Director Max Weigend ome of the research collection of plants at the Bonn Botanic Gardens. Sept 2016. Photo by Heidi Meudt.

 

Public access to green spaces and more!

Four of the five botanic gardens I visited were free, which meant they were very popular places with people of all ages who were using the gardens for many different reasons. In addition to providing public access to plants, botanic gardens also provide beautiful green spaces for people to enjoy, habitats for birds and other critters, and interesting architecture and art including sculptures. I saw examples of this at all the gardens I visited.

Happy botanists roaming through the Bonn Botanic Gardens, which also has its very own palace! Sept 2016. Photo by Heidi Meudt.

Happy botanists roaming through the Bonn Botanic Gardens, which also has its very own palace! Sept 2016. Photo by Heidi Meudt.

Sculpture of Eugenius Warming, Danish botanist and ecologist, at the Copenhagen Botanic Garden. Sept 2016. Photo by Heidi Meudt.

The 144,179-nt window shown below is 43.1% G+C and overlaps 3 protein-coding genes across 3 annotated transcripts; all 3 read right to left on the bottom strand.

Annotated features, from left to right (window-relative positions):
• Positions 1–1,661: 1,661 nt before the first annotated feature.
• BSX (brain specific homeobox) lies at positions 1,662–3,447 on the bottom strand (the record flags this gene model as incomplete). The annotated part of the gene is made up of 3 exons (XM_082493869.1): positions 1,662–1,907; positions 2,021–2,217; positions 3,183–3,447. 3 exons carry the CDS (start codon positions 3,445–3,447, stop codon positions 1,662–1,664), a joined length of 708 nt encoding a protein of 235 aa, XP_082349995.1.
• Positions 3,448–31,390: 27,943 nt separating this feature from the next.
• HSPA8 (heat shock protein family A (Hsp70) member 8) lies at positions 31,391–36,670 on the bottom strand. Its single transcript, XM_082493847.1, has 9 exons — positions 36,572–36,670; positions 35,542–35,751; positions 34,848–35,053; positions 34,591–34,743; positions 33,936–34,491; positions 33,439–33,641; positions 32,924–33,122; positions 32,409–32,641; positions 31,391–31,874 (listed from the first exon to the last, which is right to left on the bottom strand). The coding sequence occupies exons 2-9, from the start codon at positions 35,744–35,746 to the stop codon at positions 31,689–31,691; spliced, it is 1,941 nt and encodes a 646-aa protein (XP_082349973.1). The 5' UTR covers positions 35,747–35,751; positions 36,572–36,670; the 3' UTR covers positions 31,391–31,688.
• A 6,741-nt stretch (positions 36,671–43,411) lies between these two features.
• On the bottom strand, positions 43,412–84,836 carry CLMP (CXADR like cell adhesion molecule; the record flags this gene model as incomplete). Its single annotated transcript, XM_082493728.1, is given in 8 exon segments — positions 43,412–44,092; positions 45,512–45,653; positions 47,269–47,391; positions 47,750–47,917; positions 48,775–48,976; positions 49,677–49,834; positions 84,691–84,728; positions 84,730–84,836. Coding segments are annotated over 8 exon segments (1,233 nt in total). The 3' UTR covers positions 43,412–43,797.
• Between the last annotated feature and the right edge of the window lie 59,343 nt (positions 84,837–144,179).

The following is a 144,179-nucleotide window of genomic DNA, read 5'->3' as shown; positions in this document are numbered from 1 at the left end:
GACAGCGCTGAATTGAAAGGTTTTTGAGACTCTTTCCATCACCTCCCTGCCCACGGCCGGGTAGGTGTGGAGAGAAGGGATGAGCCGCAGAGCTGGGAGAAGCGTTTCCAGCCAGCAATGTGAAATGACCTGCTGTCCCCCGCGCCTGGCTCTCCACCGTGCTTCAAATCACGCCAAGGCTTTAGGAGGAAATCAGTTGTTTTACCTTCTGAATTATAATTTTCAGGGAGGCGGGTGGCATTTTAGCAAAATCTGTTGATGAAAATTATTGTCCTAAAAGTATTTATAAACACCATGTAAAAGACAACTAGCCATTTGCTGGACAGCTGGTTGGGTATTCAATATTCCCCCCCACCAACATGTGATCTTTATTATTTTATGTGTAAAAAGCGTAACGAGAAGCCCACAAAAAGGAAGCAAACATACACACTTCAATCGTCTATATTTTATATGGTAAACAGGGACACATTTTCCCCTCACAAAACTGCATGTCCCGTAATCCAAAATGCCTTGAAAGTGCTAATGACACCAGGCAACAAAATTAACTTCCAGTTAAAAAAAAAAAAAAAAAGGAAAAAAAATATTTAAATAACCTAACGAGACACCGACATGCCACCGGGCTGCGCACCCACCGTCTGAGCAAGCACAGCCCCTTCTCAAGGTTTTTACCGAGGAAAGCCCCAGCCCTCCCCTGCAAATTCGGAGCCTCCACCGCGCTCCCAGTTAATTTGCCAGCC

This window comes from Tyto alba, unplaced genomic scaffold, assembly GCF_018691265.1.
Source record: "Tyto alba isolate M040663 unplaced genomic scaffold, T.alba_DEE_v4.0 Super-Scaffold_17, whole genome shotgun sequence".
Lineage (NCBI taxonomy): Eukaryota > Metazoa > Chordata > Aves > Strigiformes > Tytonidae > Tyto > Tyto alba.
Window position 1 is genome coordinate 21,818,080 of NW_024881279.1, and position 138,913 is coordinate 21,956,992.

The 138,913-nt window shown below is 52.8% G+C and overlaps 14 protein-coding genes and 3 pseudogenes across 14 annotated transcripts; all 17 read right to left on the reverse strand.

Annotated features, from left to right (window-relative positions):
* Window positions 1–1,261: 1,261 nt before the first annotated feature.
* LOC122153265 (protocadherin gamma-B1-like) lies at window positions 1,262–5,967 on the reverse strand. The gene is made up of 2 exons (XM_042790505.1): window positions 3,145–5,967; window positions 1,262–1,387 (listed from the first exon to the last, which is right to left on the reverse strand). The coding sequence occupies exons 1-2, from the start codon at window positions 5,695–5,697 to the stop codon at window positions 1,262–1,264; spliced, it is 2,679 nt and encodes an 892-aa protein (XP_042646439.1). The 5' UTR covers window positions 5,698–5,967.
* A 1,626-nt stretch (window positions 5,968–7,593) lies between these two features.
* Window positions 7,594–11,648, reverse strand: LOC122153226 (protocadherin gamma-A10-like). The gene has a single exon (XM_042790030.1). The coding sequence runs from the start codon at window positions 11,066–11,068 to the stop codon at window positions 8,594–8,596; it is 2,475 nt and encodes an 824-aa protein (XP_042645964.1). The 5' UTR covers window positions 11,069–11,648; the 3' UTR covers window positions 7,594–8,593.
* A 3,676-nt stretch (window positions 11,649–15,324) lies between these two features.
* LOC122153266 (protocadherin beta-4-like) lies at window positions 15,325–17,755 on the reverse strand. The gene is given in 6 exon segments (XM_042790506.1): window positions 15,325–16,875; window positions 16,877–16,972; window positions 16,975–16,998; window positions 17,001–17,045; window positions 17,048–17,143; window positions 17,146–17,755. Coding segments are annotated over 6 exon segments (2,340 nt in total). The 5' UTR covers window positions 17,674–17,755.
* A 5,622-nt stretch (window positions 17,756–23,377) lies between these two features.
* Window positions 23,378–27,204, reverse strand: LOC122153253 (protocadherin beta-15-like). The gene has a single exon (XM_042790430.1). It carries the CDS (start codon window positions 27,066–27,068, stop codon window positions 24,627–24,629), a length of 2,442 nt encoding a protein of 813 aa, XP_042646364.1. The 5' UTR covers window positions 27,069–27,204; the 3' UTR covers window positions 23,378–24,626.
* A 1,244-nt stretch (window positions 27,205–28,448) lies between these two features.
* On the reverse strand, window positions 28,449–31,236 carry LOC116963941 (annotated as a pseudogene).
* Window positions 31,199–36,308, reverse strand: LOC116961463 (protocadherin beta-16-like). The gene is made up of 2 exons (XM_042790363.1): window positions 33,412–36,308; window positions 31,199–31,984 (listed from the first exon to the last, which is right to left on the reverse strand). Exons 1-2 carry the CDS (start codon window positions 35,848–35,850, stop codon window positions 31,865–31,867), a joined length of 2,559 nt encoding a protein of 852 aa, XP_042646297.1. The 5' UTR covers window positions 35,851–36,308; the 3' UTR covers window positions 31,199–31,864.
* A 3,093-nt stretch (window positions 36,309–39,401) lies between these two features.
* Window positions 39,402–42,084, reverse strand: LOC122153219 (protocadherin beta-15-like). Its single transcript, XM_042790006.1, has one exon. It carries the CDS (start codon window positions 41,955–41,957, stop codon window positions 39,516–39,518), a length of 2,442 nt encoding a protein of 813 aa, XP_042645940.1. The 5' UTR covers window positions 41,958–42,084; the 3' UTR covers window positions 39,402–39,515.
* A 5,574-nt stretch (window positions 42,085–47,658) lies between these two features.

Sculpture of Eugenius Warming, Danish botanist and ecologist, at the Copenhagen Botanic Garden. Sept 2016. Photo by Heidi Meudt.

Detail on the door to the old Botanisk. Laboratorium building at the Copenhagen Botanic Garden. Although this building no longer houses botanists at the university, its architecture is still fitting at the botanic garden. Sept 2016. Photo by Heidi Meudt.

Detail on the door to the old Botanisk. Laboratorium building at the Copenhagen Botanic Garden. Although this building no longer houses botanists at the university, its architecture is still fitting at the botanic garden. Sept 2016. Photo by Heidi Meudt.